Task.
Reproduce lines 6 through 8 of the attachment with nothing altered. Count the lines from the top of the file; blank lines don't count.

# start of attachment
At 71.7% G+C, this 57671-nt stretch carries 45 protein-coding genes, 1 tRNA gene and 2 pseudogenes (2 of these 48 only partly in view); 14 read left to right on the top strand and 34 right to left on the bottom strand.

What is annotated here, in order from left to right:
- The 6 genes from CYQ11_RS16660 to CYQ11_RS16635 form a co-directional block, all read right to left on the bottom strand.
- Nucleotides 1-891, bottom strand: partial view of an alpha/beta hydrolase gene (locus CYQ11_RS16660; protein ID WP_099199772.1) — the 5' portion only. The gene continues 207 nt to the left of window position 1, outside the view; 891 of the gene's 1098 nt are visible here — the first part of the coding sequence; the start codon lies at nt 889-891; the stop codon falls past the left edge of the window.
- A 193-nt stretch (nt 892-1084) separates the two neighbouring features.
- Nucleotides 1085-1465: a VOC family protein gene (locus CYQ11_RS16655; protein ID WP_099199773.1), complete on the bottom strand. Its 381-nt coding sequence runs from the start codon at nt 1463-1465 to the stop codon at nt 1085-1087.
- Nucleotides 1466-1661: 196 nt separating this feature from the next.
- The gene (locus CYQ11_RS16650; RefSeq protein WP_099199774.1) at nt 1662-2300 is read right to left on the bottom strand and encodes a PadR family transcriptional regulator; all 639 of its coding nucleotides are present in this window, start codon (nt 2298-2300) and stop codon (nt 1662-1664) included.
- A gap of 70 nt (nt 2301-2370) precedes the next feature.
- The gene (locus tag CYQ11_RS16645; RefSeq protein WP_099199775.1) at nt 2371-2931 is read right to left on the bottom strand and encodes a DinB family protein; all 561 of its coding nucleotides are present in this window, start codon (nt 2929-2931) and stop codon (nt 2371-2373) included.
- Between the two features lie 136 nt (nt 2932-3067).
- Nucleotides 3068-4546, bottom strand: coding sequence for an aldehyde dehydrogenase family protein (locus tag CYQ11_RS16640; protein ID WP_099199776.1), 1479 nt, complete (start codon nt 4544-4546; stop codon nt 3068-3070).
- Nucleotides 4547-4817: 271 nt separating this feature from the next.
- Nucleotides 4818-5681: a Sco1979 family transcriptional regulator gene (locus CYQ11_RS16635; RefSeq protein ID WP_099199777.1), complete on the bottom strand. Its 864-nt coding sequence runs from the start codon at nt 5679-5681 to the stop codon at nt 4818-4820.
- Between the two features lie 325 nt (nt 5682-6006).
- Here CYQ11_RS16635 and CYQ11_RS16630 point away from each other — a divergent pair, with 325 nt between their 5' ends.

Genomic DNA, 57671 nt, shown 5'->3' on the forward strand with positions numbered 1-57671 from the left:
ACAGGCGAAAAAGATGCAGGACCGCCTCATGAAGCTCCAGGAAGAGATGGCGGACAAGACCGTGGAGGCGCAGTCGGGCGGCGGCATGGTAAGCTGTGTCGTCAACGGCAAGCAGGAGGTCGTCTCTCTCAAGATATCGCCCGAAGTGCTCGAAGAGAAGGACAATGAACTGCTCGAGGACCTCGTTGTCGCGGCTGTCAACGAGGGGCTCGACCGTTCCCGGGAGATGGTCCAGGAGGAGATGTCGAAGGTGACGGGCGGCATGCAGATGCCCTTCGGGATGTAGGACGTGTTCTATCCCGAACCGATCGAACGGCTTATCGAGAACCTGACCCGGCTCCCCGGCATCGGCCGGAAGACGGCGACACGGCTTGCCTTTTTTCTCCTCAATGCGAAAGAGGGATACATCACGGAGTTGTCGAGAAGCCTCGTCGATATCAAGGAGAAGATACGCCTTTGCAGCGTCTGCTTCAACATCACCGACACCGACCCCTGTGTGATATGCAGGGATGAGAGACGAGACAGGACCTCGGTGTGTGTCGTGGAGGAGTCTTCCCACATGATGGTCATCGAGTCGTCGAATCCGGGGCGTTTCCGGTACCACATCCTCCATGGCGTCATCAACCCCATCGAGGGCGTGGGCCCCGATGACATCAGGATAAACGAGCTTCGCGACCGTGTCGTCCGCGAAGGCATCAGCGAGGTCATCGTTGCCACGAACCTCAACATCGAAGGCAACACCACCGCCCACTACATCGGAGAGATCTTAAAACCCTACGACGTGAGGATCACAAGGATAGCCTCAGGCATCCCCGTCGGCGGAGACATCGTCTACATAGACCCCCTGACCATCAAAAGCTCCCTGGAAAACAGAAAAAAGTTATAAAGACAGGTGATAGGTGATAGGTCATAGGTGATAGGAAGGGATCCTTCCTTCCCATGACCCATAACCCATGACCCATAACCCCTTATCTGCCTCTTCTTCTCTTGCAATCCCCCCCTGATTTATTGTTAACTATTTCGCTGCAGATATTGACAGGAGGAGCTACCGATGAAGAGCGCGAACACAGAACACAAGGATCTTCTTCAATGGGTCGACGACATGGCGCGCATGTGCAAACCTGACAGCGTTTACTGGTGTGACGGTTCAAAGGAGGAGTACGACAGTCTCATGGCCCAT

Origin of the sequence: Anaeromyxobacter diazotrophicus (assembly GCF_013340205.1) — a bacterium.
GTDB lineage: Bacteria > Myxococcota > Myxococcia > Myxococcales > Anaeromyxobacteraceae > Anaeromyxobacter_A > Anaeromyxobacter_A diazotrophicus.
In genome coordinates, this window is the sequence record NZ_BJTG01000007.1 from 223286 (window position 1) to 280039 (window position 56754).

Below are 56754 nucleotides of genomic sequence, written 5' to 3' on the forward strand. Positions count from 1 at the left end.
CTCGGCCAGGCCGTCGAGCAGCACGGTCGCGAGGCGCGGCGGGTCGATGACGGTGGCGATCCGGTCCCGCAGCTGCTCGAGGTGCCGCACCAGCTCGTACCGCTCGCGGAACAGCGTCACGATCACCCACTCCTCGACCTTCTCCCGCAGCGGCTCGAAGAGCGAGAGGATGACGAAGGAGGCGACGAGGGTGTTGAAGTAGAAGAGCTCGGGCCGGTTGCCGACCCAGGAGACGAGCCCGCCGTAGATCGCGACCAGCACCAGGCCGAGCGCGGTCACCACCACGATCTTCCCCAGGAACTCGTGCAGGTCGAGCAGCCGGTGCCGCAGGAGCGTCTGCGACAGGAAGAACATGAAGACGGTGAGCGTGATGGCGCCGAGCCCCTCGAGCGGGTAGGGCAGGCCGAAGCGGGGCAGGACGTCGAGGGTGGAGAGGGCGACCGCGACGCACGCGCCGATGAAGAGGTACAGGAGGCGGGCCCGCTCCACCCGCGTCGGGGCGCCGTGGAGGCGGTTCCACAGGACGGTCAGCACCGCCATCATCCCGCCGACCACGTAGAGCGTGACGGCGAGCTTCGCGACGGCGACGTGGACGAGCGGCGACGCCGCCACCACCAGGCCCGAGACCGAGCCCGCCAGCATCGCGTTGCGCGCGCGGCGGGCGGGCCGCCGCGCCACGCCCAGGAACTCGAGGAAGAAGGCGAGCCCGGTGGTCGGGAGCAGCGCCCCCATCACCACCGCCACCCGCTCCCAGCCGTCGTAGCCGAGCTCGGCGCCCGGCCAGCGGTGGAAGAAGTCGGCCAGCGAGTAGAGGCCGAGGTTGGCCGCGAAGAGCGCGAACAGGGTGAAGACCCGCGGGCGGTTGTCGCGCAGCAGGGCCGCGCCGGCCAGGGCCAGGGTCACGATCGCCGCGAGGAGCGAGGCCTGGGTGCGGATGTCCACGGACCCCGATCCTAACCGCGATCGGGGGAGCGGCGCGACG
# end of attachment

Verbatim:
- Nucleotides 1085-1465: a VOC family protein gene (locus CYQ11_RS16655; protein ID WP_099199773.1), complete on the bottom strand. Its 381-nt coding sequence runs from the start codon at nt 1463-1465 to the stop codon at nt 1085-1087.
- Nucleotides 1466-1661: 196 nt separating this feature from the next.
- The gene (locus CYQ11_RS16650; RefSeq protein WP_099199774.1) at nt 1662-2300 is read right to left on the bottom strand and encodes a PadR family transcriptional regulator; all 639 of its coding nucleotides are present in this window, start codon (nt 2298-2300) and stop codon (nt 1662-1664) included.